We almost missed the bus. I had called in the morning to check the time it was leaving and they had said 2pm. We were there a bit early to check our bags and make sure the boards were packed correctly. My mum took us to the station. As soon as we got out of the car and went to buy the tickets they told us to hurry because the bus was leaving straight away. If we hadn’t been there earlier we would’ve missed the bus.
Once sitting on our comfy seats, we started watching the movie and forgot about it all. The next stressful moment was the time we got to the border. It’s always a bit nerve-racking to cross borders. You never know what might happen.
Mick went through first. No problems. Phew, what a relief. Now me, there shouldn’t be any problems. The officer got my passport and looked at the computer, then he looked back at me and said: “There’s a big problem here.” I didn’t react at all. What could be wrong, seriously?
He then proceed to inform me that in his system it showed that I hadn’t left Peru since 2008. So now if I wanted to get back into Peru I was supposed to pay two thousand and something dollars; $1 for each day I had overstayed in the country. I couldn’t believe it. I gave him all the reasons I could think of to make him understand that I hadn’t been in Peru all of these years and that it had to be a mistake. He said he was sorry, that there was nothing he could do and that I had to go to the little office in the corner to talk to his superior.
Calmly I went into his office; I showed him my passport and with an already broken voice told him what the officer at the desk had told me. He then checked again and said that I had to either pay or go back to Ecuador. By now, the driver of the bus was next to me asking what was going on and telling me that the bus was leaving. We realized, we couldn’t hold the bus any longer and that the officer wasn’t willing to see any of our reasons so we go back into the bus, grabbed our things and sat on the chairs outside the office. I was crying inconsolably.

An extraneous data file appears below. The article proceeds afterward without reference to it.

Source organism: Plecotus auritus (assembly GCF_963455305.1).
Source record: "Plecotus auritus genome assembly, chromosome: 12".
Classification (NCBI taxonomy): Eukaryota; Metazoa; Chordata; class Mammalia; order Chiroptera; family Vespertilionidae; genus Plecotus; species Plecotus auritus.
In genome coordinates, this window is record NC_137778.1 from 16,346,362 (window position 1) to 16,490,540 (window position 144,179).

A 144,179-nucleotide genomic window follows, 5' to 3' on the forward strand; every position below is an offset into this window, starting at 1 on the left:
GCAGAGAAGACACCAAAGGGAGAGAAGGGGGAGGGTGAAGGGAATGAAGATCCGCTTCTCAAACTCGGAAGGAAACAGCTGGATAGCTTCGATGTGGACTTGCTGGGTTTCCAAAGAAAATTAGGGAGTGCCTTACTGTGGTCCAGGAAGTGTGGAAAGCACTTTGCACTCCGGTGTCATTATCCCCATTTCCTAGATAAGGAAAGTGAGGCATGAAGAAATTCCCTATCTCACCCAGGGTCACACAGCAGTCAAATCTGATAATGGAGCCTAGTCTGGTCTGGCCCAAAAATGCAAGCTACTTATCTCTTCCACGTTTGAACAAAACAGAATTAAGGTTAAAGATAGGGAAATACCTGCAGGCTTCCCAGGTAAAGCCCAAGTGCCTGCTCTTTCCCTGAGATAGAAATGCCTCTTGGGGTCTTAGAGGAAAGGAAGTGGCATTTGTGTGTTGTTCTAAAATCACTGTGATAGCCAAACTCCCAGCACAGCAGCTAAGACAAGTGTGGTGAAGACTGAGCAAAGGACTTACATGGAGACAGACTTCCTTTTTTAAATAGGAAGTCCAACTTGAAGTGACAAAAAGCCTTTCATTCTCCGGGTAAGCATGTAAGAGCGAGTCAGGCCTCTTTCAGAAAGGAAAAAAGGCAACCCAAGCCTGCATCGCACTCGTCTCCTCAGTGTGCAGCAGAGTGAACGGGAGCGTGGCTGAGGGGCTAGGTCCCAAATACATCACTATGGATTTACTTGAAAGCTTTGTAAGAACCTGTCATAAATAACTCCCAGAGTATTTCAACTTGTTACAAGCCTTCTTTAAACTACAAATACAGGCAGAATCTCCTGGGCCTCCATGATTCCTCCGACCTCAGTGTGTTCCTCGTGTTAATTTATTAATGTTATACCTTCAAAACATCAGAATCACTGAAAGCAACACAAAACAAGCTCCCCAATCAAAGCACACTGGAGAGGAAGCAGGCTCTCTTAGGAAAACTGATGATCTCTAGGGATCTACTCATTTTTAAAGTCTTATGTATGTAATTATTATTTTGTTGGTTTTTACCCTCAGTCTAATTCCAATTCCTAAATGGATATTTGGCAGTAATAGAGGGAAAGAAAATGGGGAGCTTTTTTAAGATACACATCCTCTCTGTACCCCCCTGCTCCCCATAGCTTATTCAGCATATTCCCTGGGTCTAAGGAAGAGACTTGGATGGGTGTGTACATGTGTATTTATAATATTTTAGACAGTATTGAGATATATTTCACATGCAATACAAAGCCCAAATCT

The officer gave us the option of trying to proof that I had left Peru in 2005. For that, I needed to contact my dad and got him to scan my old passport to see if on it I could find the stamp that showed that I had left the country. Because I was already in Peru, I had no mobile reception, so I had to jump on a cab that drove me 5 minutes into Ecuador, where I called my dad and explained the situation. Then, I went back to the border and waited until the officer got my dad’s email. We checked the scanned papers but couldn’t find the stamp.
I was dumbstruck, I couldn’t think of the reason why I didn’t have this stamp on my passport, but finally it hit me. I remembered why I had travelled in 2008 to Peru. I had flown there because of my friend Lalo’s wedding. I had only been there for a few days and I probably used my I.D. to get in and out of the country not my passport.
Ecuador and Peru have this agreement that you only need this type of document to cross the border. I had no way of proving this to him. I kept crying out of frustration and out of anger. It’s so silly how human beings in positions of power can act like machines not seeing any other way but according to their rules and regulations. If he really wanted to he could’ve helped me but he didn’t. Instead he told me: “I’m sorry but my shift is over. Maybe you could talk to the person coming after me and he can see things differently”.
We went back to the desk and saw the next guy. I explained to him what the other guy had said and what had happened. He then told me, the other guy was his superior and that he really couldn’t make the decision himself. I couldn’t believe it. I was ready to say enough is enough and take a taxi back to Ecuador and see how I could sort out the situation from there. But then something happened. Things turned out our way. This nice man told me he wanted to help me. I don’t know what he did exactly or what he had to do. All I know is that in less than five minutes I saw the entry stamp on my passport and the words “Welcome to Peru”. Mick and I looked at each other, said thank you and walked outside to get a cab into Mancora. We were exhausted.
As I said before, borders can be tricky. My lesson learned is: never travel anywhere without my passport. Even in countries like Peru or Colombia where I can go with my I.D. only, I wouldn’t do it because then you depend on the people doing the checking to do it right. From now on I will only travel with my passport and check that I get the right stamps wherever I go.